He also said he did not think Netanyahu's public favoritism of Romeny would adversely affect relations, stressing it is a professional matter when the leaders of the two countries meet, whoever they are. "This level of professionalism has existed in the past and I expect will continue in the future," he added.

However, he told Anglo File yesterday that he does expect Obama to visit Israel in the next year or two.

"You come for a purpose, and the purpose would be to help spark the peace talks," said Schorer, 63, who grew up in New York City following his birth in a German displaced persons camp on November 2, 1948, the same day U.S. President Harry Truman was elected. "The most he can do is to serve as a facilitator and give a jumpstart."

Abraham Katsman, counsel for Republicans Abroad, who was invited to the event at the Coffee Bean, said he did not fear an Obama backlash against the Netanyahu administration, citing the welcome it extended to Romney during his visit to Israel this summer, and his participation at a Republicans Abroad Israel-sponsored event.

"I don't think it's going to happen," he said. Describing the peace process as "dormant," Katsman said he did not believe Obama would initiate a new Middle East peace effort anytime soon.

Natalie Mendelsohn, 62, says she came to watch the returns at the Coffee Bean because as far as she knows she is the only American living in the Jerusalem suburb of Ramat Rachel.

"I wanted to be with my landsmen," said Mendelsohn, a native of Chicago, Illinois, and a resident of Israel for 30 years, employing the Yiddish for "fellow countryman."

Mendelsohn sat quietly at a table, sipping coffee and keeping her eye on the television monitor. She was reserved, her words measured. "I feel great - not as ecstatic as the first time," she said, referring to Obama's first victory in 2008. "My main hope is that he'll make good on the promises he made during his first term. I think he can do more with Congress as well."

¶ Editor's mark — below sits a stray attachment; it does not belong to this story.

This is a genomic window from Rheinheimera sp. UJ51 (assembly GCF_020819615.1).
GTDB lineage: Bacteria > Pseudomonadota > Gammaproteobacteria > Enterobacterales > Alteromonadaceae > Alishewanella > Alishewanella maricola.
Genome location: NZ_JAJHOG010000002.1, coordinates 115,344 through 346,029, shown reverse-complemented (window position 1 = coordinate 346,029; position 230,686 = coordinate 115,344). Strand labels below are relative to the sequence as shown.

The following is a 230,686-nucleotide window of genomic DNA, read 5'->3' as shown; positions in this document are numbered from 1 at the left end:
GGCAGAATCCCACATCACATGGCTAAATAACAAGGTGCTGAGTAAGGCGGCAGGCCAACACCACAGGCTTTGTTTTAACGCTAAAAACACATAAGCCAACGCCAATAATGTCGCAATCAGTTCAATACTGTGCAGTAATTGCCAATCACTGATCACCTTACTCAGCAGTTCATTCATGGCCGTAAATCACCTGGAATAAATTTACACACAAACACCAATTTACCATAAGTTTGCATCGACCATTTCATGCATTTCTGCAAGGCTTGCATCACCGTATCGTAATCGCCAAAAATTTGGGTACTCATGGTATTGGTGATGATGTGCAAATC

Tova Scherr of Boston, who works at an economic development project at an Israeli NGO on a work visa, said, "This election is more than just about one issue, and it really frustrates me living in Israel - the fact that so many people living in Israel only care about what the candidates have to say about Israel is crazy to me," she said.

"Like it or not, the relationship is not going to change. If it is a Democrat or Republican, America is always going to have a special relationship [with Israel]. But there are so many other local and national issues in an election," Scherr said. "I think that if you are voting in an election for a country overseas, you need to think about what's best for the people overseas, not just in your own personal district."

As someone who worked on political campaigns in college, she deliberately sought out a group of people with whom she could watch the returns, she said. "It's not the same to watch on TV at home," said Scherr, 30. "I wanted to be around other Democrats celebrating and have a celebratory cup of coffee on my way to work."

(Steven Klein contributed to this report. )